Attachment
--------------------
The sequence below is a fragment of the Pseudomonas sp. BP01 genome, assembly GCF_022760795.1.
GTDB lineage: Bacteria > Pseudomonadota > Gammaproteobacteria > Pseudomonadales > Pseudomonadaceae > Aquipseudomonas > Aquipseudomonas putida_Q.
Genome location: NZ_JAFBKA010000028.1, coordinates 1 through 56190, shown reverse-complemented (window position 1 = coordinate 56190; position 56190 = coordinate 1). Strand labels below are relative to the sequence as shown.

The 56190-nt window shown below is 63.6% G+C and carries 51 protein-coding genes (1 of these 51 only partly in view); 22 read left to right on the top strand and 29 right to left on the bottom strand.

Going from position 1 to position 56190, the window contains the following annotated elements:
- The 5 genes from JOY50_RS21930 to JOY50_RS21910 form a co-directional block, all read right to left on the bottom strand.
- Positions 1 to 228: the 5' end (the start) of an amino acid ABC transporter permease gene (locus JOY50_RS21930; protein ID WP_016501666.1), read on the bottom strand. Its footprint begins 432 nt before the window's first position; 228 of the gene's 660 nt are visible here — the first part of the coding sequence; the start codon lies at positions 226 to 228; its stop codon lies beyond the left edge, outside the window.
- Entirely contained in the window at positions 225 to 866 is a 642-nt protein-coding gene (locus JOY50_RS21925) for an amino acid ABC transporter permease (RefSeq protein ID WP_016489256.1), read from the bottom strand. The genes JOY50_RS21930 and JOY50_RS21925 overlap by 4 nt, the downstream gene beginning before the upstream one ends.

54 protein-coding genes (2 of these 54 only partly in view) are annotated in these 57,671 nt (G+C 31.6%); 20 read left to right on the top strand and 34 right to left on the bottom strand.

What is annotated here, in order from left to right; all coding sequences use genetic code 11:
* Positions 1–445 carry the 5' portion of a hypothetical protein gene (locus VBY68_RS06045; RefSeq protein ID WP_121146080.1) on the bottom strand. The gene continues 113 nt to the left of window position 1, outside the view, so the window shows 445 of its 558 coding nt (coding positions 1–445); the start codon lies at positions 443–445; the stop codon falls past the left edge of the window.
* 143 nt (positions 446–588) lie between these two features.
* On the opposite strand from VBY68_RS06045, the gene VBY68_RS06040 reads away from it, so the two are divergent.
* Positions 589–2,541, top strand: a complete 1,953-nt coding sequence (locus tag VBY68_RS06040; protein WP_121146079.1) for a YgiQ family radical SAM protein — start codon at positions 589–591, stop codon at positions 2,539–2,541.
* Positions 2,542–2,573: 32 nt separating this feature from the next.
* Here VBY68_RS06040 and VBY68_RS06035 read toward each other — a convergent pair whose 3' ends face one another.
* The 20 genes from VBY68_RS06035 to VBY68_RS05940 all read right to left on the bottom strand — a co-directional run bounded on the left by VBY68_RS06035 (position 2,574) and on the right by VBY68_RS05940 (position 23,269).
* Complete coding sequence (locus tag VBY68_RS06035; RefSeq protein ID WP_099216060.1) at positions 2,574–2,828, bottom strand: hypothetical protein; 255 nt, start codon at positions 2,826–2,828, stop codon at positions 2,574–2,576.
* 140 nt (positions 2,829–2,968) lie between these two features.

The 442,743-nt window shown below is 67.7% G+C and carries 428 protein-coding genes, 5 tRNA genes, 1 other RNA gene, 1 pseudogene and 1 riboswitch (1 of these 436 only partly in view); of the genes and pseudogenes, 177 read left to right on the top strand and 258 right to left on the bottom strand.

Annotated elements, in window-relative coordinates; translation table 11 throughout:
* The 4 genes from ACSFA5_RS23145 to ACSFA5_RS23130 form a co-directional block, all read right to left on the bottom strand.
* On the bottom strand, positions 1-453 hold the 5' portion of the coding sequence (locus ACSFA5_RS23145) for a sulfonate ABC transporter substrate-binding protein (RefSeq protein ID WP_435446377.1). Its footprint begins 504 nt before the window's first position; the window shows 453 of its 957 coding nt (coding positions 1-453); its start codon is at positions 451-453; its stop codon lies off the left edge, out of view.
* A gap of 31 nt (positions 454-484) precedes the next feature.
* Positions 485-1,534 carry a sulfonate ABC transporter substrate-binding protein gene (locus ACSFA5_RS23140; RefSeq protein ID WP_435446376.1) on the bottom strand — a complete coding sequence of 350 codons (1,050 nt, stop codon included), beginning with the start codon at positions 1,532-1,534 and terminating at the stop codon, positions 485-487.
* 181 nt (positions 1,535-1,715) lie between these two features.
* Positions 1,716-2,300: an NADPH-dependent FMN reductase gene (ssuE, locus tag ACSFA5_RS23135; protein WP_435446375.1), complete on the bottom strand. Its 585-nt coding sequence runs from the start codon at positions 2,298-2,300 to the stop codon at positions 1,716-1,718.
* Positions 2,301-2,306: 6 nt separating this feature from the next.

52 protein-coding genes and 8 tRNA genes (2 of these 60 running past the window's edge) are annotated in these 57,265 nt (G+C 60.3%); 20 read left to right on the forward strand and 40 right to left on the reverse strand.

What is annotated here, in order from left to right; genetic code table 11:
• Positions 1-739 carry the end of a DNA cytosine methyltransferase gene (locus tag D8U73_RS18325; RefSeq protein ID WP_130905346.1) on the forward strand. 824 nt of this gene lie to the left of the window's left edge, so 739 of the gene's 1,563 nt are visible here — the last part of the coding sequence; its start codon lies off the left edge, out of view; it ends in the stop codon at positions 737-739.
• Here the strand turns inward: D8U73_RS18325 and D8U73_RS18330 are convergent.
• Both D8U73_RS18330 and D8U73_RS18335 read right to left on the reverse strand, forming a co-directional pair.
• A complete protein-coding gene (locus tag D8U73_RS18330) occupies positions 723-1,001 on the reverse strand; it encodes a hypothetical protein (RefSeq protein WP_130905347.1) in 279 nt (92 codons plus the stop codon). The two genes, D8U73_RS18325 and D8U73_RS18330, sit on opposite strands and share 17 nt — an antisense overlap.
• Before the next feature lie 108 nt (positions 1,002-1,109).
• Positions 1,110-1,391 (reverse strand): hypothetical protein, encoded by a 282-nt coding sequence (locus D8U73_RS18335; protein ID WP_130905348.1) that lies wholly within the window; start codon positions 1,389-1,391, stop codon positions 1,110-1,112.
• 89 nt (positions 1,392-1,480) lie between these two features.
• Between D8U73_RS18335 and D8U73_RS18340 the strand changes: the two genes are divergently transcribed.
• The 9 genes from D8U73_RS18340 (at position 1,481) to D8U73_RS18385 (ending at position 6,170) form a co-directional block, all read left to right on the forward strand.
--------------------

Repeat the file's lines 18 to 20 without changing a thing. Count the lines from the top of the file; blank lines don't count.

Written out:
* Complete coding sequence (locus tag VBY68_RS06035; RefSeq protein ID WP_099216060.1) at positions 2,574–2,828, bottom strand: hypothetical protein; 255 nt, start codon at positions 2,826–2,828, stop codon at positions 2,574–2,576.
* 140 nt (positions 2,829–2,968) lie between these two features.

The 442,743-nt window shown below is 67.7% G+C and carries 428 protein-coding genes, 5 tRNA genes, 1 other RNA gene, 1 pseudogene and 1 riboswitch (1 of these 436 only partly in view); of the genes and pseudogenes, 177 read left to right on the top strand and 258 right to left on the bottom strand.